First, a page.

When a traumatic injury arrives the first step is to check vital signs. Dr. Taylor found that Ruby’s heart rate, breathing, and pupil sign were all good. Her gums were pink and her mentation was good for going through such a traumatic experience. Ruby had blood on her head and in her mouth and she was not using her right front leg. She had a deep laceration in her ear and bruising on her cheek. After determining that her vitals were stable pain medication was administered and blood work and x-rays were performed. The blood work revealed hyperglycemia (high blood sugar) and slightly elevated liver values – this is expected after stress and trauma. The x-rays showed a dislocated elbow on her right front leg, but no fractures. Ruby also had bruises on her chest/neck area and subcutaneous emphysema in the chest. Dr. Taylor was happy to note that there was no pneumothorax present. Subcutaneous emphysema is pockets of air between the tissues underneath the skin – in Ruby’s case this type of injury would eventually dissipate and heal on its own. Pneumothorax is much more serious - this is when air is caught between the lungs and the chest wall. This causes the lungs to collapse, restricting the ability to breath and can lead to death. Luckily this was not present in Ruby!

 

Ruby stayed overnight in Patient Care so she could be monitored for neurological signs due to her head wound and trauma. Dr. Taylor examined her the next day and performed recheck x-rays. Ruby’s bruising was already slightly improved and she was doing well enough to move forward with her treatment. She was put under anesthesia in order for her elbow to be put back in place and to allow Dr. Taylor to perform a deeper cleaning on her ear laceration. She was also able to more thoroughly examine Ruby’s mouth wounds while the cat was under anesthesia. She had a cut on her tongue and a fractured molar that needed to be removed.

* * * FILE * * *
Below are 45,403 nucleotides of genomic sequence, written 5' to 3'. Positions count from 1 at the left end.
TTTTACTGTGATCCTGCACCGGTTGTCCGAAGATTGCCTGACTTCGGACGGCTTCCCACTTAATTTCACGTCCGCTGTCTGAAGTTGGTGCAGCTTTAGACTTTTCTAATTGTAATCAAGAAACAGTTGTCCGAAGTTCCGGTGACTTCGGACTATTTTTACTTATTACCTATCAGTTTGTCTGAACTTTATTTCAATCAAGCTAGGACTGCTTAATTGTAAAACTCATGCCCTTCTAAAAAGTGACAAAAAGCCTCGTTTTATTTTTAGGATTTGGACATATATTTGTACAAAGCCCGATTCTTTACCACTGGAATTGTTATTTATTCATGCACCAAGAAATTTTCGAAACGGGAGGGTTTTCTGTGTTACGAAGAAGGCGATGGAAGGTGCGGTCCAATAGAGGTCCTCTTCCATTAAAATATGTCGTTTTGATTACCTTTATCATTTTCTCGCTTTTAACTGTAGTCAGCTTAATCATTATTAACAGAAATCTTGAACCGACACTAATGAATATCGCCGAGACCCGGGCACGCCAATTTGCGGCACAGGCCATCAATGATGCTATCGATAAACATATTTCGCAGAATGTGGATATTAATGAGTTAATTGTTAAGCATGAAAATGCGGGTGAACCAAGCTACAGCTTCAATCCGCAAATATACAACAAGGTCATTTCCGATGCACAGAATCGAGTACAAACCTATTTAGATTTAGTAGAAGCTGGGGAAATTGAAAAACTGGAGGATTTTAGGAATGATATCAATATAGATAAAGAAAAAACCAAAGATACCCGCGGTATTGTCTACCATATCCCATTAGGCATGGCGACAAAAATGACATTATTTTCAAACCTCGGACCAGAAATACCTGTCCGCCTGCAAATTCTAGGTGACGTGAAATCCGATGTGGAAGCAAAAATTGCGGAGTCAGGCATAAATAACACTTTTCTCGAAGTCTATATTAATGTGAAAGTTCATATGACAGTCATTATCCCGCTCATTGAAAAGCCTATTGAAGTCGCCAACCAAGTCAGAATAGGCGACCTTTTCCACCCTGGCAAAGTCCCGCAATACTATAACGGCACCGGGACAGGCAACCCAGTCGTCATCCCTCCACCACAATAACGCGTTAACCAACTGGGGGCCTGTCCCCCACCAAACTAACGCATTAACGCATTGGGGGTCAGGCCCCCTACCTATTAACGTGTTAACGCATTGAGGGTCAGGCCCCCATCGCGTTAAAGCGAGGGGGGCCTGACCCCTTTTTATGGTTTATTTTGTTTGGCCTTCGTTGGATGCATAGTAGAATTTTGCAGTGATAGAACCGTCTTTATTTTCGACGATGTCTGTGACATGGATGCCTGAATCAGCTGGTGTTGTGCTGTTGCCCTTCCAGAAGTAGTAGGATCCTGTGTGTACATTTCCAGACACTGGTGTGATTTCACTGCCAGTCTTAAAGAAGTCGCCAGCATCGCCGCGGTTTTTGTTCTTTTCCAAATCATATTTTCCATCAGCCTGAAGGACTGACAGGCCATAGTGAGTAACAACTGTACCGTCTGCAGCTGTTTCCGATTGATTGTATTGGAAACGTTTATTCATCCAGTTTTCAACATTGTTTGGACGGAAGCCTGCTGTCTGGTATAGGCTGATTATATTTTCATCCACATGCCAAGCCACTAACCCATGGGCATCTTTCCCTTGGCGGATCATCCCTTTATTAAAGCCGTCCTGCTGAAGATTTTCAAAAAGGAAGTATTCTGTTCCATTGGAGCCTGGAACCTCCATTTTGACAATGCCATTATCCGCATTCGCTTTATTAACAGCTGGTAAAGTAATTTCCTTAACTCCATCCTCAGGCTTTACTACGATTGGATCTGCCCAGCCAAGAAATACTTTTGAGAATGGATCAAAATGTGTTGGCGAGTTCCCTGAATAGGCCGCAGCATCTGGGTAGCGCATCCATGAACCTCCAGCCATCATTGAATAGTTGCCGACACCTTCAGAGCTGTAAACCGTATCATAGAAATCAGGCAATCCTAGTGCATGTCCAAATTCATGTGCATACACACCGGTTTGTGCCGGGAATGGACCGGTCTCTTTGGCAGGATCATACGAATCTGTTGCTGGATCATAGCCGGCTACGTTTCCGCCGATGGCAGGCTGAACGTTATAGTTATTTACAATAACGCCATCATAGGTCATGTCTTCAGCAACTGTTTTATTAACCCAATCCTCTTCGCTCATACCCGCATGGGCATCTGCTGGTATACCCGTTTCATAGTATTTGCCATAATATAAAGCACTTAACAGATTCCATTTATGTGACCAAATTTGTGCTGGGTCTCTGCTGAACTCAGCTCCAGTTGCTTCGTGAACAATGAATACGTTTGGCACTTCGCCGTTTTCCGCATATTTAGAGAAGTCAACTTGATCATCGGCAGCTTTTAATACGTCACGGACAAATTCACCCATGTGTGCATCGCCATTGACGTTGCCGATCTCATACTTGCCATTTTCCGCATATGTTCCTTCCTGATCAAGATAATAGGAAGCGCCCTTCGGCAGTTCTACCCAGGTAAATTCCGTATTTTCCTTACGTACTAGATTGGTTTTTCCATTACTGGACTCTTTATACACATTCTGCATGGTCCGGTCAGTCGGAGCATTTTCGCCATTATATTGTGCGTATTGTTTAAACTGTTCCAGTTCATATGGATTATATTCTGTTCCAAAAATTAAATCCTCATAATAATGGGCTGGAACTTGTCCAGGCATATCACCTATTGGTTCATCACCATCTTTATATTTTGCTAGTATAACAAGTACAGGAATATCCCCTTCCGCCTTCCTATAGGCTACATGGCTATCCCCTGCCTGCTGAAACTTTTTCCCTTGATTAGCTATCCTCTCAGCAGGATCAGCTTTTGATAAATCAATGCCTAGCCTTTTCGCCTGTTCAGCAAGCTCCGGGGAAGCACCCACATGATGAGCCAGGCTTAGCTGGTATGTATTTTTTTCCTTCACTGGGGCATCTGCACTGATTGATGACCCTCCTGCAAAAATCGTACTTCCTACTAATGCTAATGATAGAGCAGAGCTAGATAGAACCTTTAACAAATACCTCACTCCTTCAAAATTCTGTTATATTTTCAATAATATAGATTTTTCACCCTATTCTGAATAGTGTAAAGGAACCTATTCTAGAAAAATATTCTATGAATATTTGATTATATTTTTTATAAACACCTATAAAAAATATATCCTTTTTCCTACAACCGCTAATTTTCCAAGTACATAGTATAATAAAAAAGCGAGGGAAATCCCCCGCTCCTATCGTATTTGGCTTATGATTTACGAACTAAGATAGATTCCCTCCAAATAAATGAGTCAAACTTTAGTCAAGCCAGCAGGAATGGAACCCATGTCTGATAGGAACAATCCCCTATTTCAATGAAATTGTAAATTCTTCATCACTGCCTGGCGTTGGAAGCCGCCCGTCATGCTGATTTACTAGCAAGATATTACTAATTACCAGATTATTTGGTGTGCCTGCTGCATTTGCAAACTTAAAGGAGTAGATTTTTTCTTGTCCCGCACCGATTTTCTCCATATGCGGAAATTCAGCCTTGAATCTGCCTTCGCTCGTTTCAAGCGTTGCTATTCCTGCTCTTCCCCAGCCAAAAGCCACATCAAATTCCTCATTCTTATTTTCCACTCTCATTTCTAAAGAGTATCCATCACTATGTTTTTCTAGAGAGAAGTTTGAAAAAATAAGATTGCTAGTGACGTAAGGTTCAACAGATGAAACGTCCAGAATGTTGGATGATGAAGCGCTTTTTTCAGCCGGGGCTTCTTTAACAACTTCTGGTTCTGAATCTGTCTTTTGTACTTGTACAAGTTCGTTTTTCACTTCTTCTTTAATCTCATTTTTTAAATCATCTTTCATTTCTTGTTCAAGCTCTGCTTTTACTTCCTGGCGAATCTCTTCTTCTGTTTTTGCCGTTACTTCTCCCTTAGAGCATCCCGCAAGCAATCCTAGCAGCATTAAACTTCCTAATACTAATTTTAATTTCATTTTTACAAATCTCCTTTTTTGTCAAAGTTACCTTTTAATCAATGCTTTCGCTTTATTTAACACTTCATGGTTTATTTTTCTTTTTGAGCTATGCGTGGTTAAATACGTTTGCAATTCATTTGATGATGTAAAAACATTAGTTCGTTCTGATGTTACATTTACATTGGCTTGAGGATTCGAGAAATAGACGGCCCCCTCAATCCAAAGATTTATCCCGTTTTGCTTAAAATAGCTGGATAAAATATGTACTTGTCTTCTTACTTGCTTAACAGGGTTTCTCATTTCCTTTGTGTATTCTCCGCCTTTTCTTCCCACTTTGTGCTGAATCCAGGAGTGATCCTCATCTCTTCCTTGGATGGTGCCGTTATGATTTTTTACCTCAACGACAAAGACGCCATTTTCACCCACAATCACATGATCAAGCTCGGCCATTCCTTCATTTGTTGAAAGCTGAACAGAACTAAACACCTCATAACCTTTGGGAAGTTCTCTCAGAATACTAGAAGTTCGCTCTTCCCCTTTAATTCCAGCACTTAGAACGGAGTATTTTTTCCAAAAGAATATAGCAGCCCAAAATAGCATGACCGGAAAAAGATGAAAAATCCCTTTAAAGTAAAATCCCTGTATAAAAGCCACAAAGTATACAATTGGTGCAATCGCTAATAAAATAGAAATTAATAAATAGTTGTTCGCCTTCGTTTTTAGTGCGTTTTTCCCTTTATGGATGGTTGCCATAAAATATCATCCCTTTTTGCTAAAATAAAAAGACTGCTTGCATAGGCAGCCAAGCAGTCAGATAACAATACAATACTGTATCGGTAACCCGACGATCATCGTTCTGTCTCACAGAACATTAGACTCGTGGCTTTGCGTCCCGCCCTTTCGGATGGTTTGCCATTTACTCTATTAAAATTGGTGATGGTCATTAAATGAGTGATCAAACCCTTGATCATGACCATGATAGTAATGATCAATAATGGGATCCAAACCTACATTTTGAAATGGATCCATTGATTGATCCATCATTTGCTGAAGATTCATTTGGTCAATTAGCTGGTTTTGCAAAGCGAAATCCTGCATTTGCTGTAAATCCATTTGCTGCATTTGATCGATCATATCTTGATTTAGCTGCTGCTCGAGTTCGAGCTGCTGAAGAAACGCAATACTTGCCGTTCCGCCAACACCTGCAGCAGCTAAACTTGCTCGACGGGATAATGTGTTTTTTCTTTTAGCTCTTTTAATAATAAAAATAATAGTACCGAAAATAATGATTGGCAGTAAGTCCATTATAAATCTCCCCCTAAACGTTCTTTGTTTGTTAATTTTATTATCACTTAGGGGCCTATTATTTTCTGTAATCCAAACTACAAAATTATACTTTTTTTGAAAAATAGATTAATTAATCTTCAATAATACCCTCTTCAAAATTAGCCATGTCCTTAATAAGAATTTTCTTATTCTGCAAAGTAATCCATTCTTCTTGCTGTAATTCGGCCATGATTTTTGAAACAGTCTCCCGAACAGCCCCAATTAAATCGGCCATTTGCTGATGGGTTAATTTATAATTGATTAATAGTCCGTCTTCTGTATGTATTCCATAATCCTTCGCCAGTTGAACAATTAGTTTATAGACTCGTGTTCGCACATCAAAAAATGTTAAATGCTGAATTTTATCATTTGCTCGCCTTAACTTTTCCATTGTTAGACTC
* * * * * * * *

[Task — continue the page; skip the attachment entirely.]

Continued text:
While Ruby had some significant injuries she was doing well enough to go home the day of her procedure. She was truly one lucky kitty!  She was also lucky because Rita had had the foresight to have Ruby vaccinated with Rabies since she sometimes ventured outside. Veterinarians are legally required to file a bite report with the county when it has been verified that the pet they are treating has been bitten by a wild animal. The county requires all pets bitten by a wild animal to be quarantined. Because Ruby was immunized she only had to be quarantined for one month and she was allowed to be quarantined in her own home. Unvaccinated pets must be quarantined for at least six months and have to be boarded elsewhere at the owner’s expense. This is incredibly difficult on all involved. All cats that go outside should be vaccinated for Rabies for this very reason!

 

Animal Control Officers visited Ruby at her home once a week for four weeks. In that time Ruby continued to heal. She is almost completely back to normal although her one ear hangs a little lower and her elbow is still bothering her. Leg injuries take some time to heal completely. Her quarantine is now officially over but that doesn’t mean Ruby will be going outside anytime soon. In fact, according to Rita, Ruby is a strictly indoor cat from now on. She doesn’t ever want to take that chance again. But Ruby probably doesn’t mind too much – she is being spoiled non-stop by her grateful and loving family!